UN Secretary-General Ban Ki-moon on Tuesday sacked the Kenyan UN commander of the peacekeeping force in South Sudan, Lieutenant General Johnson Mogoa Kimani Ondieki, leading to the Kenyan government announcing troops withdrawal from South Sudan.
The UN Chief cited a report from a UN Special Investigation detailing the misconduct of peacekeeping troops in Juba as his reason for replacing the commander.
The report found that a ”lack of preparedness and ineffective command” in the UN mission culminated in a “chaotic and ineffective response” during an attack by South Sudanese troops on civilians.
The report reads:
“During the attack, civilians were subjected to and witnessed gross human rights violations, including murder, intimidation, sexual violence and acts amounting to torture perpetrated by armed government soldiers.”
The Kenyan Ministry of Foreign Affairs responded to the UN Chief’s decision on Wednesday, expressing its dismay in the manner in which the UN Investigation was handled.
The ministry condemned the decision, saying that blaming a single person for the shortcomings of the mission will not address the root causes of the unfortunate incidences or offer sustainable solutions to the recurring violence in South Sudan.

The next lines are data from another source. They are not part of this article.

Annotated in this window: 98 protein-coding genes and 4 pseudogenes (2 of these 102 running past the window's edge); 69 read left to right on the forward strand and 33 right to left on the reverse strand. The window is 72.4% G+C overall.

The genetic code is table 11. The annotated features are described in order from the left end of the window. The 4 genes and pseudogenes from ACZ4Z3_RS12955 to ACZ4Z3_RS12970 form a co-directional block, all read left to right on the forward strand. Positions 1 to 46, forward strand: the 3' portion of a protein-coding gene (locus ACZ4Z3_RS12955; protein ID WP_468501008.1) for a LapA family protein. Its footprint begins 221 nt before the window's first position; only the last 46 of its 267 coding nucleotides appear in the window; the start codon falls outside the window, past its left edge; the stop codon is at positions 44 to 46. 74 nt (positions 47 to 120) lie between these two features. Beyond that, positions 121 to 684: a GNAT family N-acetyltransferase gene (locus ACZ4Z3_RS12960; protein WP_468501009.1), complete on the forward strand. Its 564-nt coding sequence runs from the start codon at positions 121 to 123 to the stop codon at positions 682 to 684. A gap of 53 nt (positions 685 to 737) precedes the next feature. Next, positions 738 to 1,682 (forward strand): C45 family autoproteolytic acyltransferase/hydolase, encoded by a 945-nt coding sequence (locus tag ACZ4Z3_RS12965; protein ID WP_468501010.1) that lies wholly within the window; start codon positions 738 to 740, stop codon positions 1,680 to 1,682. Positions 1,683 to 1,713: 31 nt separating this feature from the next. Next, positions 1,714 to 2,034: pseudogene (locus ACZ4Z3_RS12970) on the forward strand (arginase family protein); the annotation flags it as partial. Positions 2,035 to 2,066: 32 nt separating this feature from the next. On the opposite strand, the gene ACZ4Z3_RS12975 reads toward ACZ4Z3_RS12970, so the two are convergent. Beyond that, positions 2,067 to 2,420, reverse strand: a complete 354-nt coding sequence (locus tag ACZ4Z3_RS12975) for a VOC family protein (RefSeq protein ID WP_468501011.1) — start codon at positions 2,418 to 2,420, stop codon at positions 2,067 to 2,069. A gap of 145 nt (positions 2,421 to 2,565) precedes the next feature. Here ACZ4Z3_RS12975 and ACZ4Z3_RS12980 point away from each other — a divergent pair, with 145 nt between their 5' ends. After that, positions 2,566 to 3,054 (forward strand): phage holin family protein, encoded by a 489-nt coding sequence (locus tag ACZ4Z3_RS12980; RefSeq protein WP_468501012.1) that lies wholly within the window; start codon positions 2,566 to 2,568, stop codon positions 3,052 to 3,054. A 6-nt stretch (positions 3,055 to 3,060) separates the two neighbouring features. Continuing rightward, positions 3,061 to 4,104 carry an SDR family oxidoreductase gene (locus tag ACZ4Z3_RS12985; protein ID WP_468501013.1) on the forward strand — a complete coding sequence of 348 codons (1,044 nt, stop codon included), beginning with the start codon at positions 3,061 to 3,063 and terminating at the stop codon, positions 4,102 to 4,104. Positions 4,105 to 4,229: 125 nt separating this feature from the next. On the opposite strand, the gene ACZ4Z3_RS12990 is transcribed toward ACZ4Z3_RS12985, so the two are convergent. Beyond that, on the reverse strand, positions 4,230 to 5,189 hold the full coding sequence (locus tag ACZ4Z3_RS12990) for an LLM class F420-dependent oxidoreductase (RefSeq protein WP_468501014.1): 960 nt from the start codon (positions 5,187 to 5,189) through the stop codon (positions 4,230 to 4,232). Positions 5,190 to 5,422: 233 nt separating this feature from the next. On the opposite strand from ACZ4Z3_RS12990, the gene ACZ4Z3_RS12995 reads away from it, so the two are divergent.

The report also added:
”The process leading to this unfortunate decision not only lacked transparency but did not involve any formal consultation with the government of Kenya. This demonstrates complete disregard of our key role and responsibility in South Sudan.”
The Ministry of Foreign Affairs went on to say that the continued deployment of its troops in South Sudan was ”no longer tenable and is inimical to their safety and well-being.”
With immediate effect, it announced its troops withdrawal from South Sudan.
The Ministry also made clear it was reversing its decision to contribute troops authorized by the UN Security Council in August to a 4000-strong UN civilian protection force for South Sudan.